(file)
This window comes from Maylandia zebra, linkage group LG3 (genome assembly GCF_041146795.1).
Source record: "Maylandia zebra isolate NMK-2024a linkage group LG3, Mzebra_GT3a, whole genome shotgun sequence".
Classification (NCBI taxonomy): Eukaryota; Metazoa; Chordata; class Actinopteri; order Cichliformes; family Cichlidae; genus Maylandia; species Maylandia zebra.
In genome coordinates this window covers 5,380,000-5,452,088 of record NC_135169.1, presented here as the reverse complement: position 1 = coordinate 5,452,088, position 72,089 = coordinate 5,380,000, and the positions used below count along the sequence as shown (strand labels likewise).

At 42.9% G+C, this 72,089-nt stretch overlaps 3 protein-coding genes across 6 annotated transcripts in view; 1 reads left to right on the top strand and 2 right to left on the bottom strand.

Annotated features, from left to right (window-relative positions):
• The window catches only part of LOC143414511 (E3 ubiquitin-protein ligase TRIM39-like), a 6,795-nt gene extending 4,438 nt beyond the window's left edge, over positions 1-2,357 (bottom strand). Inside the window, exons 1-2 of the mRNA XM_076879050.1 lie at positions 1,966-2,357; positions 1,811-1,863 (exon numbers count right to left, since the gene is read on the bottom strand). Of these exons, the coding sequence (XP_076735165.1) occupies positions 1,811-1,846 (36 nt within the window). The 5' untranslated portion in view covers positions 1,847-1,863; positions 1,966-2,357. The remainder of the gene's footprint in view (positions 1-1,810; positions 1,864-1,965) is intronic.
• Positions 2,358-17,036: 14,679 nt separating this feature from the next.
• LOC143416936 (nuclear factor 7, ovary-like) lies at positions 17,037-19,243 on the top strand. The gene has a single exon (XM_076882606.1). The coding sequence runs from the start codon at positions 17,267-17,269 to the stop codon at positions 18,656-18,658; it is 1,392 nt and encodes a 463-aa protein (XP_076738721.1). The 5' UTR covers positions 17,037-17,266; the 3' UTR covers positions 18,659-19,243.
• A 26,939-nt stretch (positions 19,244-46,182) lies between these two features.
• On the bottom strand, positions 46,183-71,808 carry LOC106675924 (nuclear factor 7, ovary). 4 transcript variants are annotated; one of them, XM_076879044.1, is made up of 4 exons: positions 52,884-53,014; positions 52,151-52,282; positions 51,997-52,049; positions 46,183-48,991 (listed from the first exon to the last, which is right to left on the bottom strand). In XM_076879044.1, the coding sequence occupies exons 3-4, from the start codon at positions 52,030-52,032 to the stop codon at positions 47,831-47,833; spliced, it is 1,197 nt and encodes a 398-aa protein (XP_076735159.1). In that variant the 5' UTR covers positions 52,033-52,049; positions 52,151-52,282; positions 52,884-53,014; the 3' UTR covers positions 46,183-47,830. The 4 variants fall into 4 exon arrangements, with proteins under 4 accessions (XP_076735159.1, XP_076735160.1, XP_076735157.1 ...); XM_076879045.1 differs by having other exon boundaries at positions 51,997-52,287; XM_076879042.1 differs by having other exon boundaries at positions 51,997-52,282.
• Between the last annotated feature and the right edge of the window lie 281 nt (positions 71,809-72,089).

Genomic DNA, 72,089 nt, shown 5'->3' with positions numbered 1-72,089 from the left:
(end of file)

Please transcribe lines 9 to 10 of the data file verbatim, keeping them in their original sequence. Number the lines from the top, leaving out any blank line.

• LOC143416936 (nuclear factor 7, ovary-like) lies at positions 17,037-19,243 on the top strand. The gene has a single exon (XM_076882606.1). The coding sequence runs from the start codon at positions 17,267-17,269 to the stop codon at positions 18,656-18,658; it is 1,392 nt and encodes a 463-aa protein (XP_076738721.1). The 5' UTR covers positions 17,037-17,266; the 3' UTR covers positions 18,659-19,243.
• A 26,939-nt stretch (positions 19,244-46,182) lies between these two features.